Long COVID concerns: Patients could experience chest pains up to one year later

NEW ORLEANS — Researchers warn that contracting COVID-19 could result in chest pains for up to a year after infection. Studies have shown that even mild COVID-19 cases can cause lingering health complications — commonly called long COVID. Roughly one in five adults who tested positive for the virus reported experiencing long COVID — a condition defined by the persistence of symptoms for four weeks or more after a patient’s initial infection.

Researchers at Intermountain Health in New Orleans aimed to quantify the implications of long COVID, both presently and potentially in the future. They analyzed cardiovascular symptoms in over 140,000 patients and found that those who had tested positive for COVID-19 experienced higher rates of chest pain six months to a year post-infection.

“Many COVID-19 patients experience symptoms well beyond the acute phase of infection,” says Dr. Heidi May, Ph.D., a cardiovascular epidemiologist and principal investigator of the study, in a media release. “While we didn’t see any significant rates of major events like heart attacks or stroke in patients who had an initial mild initial infection, we did find chest pains to be a persistent problem, which could be a sign of future cardiovascular complications.”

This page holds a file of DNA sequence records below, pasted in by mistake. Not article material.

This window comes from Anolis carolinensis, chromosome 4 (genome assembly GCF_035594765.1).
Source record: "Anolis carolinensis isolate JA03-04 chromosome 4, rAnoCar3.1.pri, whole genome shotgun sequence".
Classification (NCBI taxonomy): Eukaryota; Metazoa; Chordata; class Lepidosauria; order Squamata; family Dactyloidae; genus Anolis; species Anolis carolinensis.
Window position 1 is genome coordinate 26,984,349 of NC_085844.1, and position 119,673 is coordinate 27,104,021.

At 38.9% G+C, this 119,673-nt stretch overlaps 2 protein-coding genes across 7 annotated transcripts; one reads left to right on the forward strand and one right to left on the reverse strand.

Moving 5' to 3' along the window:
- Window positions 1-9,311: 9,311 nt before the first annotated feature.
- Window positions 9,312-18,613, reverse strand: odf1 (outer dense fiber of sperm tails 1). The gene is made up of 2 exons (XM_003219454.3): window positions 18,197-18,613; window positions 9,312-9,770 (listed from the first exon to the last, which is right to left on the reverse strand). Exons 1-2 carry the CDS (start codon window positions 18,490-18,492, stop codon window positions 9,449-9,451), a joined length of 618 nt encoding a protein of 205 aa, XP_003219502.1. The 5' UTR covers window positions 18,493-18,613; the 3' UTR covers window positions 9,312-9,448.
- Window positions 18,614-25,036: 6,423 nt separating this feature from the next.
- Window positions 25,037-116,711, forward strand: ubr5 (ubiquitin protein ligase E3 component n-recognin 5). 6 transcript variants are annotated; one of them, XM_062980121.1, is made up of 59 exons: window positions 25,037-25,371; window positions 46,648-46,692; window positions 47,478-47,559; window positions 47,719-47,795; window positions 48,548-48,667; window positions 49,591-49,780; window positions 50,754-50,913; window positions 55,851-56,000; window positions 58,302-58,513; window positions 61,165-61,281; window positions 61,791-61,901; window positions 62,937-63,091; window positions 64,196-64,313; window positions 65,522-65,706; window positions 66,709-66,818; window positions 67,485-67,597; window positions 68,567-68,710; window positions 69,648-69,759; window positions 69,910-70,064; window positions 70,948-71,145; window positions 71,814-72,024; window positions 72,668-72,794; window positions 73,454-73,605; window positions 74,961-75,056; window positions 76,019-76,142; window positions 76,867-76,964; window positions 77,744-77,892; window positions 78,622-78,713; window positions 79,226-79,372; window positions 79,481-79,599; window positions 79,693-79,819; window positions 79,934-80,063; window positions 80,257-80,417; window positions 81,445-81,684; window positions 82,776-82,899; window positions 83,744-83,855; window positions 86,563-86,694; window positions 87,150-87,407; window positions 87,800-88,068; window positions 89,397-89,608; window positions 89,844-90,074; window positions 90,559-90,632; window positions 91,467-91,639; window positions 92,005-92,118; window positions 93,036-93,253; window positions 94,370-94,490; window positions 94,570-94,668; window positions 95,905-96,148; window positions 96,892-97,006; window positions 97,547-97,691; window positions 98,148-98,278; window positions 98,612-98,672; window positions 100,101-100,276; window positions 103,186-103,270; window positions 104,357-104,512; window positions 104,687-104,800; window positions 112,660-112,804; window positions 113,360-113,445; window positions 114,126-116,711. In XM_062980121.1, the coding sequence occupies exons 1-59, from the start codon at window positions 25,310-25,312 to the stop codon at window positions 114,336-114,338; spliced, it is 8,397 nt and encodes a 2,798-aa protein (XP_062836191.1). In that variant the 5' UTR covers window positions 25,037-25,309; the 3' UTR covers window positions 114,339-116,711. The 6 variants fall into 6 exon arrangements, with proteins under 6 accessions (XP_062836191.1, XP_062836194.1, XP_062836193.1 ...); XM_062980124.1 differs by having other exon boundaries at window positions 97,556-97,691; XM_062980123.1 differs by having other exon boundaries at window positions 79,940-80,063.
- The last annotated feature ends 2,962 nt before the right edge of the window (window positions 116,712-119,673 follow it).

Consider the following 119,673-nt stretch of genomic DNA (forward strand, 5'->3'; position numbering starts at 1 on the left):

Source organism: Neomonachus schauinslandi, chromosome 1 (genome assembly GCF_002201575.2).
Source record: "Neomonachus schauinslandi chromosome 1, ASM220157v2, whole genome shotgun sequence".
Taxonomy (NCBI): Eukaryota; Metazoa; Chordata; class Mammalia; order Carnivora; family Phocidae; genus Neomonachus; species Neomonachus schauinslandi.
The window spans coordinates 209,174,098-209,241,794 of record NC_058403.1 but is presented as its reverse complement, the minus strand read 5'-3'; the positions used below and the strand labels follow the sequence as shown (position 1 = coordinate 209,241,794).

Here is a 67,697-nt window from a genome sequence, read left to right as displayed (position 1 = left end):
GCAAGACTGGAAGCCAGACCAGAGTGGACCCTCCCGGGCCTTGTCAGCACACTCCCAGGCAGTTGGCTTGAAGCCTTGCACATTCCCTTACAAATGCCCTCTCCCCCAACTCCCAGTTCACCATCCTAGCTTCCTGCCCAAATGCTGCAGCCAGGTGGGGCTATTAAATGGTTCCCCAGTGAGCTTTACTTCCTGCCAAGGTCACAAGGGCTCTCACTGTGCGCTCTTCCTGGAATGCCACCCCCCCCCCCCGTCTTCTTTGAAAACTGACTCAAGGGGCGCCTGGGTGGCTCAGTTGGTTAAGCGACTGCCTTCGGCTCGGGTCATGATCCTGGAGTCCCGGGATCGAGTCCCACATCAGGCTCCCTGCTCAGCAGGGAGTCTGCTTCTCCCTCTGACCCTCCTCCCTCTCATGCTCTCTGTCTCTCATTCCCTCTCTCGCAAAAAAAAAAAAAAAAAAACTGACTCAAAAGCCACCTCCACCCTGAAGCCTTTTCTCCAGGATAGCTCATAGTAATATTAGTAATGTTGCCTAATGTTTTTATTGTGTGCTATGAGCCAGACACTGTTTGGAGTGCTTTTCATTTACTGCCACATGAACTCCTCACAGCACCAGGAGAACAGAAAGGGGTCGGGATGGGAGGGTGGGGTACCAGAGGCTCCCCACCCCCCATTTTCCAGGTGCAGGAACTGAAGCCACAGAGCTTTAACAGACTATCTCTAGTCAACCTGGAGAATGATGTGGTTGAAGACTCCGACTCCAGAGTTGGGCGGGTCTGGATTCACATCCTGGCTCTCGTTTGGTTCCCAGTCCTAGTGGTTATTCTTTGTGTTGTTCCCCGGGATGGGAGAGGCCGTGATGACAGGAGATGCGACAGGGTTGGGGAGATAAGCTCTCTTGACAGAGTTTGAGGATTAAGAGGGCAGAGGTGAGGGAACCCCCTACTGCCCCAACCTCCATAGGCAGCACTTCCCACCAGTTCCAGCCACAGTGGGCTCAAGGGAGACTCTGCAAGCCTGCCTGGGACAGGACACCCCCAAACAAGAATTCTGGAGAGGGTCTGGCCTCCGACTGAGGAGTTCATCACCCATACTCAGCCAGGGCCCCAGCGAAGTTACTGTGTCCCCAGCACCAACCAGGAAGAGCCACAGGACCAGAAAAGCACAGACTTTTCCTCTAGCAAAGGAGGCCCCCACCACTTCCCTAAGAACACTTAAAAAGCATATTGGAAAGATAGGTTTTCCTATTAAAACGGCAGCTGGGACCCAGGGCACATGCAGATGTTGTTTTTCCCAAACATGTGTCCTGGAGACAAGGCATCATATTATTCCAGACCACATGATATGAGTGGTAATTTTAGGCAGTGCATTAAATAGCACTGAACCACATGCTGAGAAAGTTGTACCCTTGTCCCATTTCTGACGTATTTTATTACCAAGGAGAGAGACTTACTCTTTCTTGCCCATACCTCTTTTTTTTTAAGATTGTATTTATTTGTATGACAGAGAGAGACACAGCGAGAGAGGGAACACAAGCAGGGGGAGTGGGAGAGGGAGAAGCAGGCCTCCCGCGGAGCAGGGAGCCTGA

Two doctors dressed with the large medical masks and protective gowns and glove look at monitors
Even patients with mild COVID-19 infections can suffer from health complications for months, even years, post infection. Nearly 19% of U.S. adults who had previously tested positive for COVID-19 report having “Long COVID,” where they experience signs and symptoms for four weeks or more after the initial phase of infection. In an effort to quantify what Long COVID means now, and could mean in the future for these patients, researchers from Intermountain Health in Salt Lake City studied nearly 150,000 patients for cardiovascular symptoms. They found that patients who tested positive for COVID-19 had higher rates of chest pain in the six months to a year after the infection. (credit: Intermountain Health)

At the six-month and one-year marks, patients who tested positive for COVID exhibited “significantly” higher rates of chest pain, though the study did not observe increases in other cardiovascular events.

“As of right now, the symptoms aren’t necessary translating into hard outcomes, but that’s something that will need to be reassessed over time,” adds Dr. May. “It could be that lasting effects of infection on the cardiovascular system are hard to quantify in terms of diagnoses or other events in the short-term and won’t be realized until longer follow up.”

The findings were presented at the American College of Cardiology’s annual scientific conference in New Orleans.

South West News Service writer Stephen Beech contributed to this report.

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